Ken Widerhorn’s direction was passable, but ultimately, I think it’s the acting that keeps this movie afloat…no pun intended. No, they’re not spectacular performances, but overall it’s pretty decent. As it should be expected, veteran actors Carradine (The Astro-Zombies) and Cushing (Star Wars) are the standouts, though I don’t think it’s on either one of their best roles lists. Brooke Adams (Invasion of the Body Snatchers) and Halpin (Flipper) put in some honest work while the rest of the main cast are fairly forgettable. Though don’t discount the eight actors playing zombies. They did a yeoman’s job and seemed to take their roles very seriously, adding a lot of believability to the film. That’s saying a lot since they were cast from an ad put in the paper down on location in Florida.

These Nazi zombies look good for being some thirty plus years old. By that I mean they’re not very decomposed. To their credit, they are on the pasty side and they’re pretty wrinkled. You know how you get when you’re in the bubble bath, er…shower too long? Sorta like that. They’re still fairly creepy, though. Since we don’t know how exactly these guys were created, you could explain away the decomposition by some kind of anti-aging zombification serum. Maybe they used an early form of Dr. Herbert West’s good stuff. What’s more impressive is that their uniforms don’t look decayed at all. You can rationalize the zombies, but not the uniforms I’m afraid.

Shock Waves is the first film for director Ken Wiederhorn. Likewise, it’s the first film for all the credited screenwriters as well as the producer. Many of the film’s flaws can be attributed to the lack of experience, but even with its flaws, Shock Waves is very watchable and managed to attain a cult following over the years. I think there are a few reasons why.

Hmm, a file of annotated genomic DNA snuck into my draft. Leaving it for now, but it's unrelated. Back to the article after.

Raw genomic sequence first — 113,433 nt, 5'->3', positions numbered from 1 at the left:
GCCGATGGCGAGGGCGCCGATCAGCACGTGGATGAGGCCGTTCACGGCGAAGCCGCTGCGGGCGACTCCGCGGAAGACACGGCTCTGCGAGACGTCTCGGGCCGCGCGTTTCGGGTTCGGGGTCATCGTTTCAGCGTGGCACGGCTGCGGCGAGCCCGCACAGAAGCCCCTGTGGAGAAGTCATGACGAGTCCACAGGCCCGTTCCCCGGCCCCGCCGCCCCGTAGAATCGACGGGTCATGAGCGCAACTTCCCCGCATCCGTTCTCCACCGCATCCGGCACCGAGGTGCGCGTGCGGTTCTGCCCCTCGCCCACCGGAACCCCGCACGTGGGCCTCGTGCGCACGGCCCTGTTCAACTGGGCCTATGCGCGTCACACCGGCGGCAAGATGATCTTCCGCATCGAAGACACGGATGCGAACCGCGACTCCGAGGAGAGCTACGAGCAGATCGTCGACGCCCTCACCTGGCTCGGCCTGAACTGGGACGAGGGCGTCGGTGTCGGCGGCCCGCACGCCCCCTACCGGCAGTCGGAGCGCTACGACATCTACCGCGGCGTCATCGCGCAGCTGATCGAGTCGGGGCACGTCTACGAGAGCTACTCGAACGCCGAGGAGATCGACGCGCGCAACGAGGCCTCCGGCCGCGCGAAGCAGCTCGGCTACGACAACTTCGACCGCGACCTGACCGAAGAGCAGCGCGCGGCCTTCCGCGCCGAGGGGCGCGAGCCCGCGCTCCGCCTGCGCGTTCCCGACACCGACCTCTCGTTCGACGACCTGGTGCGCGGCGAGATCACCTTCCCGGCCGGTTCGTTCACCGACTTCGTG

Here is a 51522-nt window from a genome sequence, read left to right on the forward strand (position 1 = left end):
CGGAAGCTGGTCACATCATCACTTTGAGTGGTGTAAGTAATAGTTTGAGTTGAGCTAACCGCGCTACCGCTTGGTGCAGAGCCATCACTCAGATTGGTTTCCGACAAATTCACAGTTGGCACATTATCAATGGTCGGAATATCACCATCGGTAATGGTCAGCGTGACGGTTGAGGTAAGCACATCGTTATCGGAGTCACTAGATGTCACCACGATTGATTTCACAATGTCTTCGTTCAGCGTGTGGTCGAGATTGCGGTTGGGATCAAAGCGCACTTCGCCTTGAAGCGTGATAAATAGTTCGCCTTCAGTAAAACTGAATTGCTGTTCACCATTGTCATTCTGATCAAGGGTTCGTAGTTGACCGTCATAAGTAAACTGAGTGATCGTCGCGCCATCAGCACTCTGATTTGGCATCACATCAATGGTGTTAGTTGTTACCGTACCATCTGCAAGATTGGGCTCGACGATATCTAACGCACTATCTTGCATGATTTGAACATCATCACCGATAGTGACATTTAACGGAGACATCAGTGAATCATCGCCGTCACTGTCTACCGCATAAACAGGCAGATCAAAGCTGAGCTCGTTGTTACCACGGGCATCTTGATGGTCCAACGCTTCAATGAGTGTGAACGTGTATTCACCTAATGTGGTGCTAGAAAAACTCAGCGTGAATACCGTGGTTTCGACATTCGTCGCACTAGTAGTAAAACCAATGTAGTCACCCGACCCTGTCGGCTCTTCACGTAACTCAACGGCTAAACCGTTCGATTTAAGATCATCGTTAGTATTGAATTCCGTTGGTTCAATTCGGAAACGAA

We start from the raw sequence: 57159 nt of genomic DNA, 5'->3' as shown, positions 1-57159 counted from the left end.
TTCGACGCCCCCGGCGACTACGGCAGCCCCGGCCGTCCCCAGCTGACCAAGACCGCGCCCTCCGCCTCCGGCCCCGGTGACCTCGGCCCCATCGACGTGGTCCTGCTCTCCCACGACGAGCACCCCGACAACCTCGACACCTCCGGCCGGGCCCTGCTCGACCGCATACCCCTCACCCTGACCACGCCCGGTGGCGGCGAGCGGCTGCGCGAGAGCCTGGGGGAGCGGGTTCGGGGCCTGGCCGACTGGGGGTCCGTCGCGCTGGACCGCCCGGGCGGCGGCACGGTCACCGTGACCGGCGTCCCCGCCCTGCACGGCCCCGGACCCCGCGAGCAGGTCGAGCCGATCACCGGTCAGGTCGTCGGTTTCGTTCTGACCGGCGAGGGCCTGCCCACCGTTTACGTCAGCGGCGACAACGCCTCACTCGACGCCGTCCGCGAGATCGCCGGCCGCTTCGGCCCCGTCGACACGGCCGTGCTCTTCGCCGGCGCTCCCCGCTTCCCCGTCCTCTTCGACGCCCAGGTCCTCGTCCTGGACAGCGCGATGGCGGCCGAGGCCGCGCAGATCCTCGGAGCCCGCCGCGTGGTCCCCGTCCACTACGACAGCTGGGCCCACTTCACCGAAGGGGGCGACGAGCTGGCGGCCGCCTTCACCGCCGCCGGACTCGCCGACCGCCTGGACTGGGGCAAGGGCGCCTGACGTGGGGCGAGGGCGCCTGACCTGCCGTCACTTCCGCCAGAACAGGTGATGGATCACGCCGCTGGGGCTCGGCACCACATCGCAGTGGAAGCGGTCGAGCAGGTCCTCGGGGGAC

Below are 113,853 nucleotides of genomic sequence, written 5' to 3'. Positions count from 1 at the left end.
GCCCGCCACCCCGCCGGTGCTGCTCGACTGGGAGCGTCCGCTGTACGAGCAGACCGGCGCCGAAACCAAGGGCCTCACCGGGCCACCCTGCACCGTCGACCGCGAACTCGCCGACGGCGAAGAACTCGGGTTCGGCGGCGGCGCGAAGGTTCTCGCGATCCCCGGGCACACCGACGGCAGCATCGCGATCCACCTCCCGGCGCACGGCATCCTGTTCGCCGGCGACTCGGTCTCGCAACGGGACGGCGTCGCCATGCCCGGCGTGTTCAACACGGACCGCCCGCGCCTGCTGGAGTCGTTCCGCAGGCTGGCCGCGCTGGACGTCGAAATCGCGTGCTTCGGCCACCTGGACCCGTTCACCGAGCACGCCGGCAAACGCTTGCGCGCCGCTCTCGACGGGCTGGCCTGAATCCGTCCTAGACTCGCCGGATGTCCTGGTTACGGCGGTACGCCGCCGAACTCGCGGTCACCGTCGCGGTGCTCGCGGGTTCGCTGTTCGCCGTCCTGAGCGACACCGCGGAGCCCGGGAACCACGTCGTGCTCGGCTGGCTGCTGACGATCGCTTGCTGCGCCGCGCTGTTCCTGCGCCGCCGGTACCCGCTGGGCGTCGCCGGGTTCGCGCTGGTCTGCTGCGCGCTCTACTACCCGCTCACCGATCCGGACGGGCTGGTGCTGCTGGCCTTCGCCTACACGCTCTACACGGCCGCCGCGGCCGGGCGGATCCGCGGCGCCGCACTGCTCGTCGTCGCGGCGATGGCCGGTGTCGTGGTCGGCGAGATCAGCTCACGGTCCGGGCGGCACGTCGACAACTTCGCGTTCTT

First of all, it manages to escape what most zombie movies can’t…simply being a crappy movie. If you can at least be an average zombie film, with the glut of all the really bad ones, you’re destined to stick out among the crowd. Secondly, it’s a rather unique take on the undead. Only Zombie Lake really comes close to the premise of underwater Nazi zombies, and Shock Waves is head and shoulders above that dried-up piece of dead wood. Thirdly, there are a few very memorable scenes that will stick in your mind. For me, the best was the scene where all the undead Nazis rise up out of the water one by one and slowly head to shore. And lastly, you have the mere presence of John Carradine and Peter Cushing. Between the two, I think they’ve been in about a billion films and have both accumulated their own legions of fans throughout their career. Put it all together and you’ve got a flick that will continue to add to its following for quite some time to come.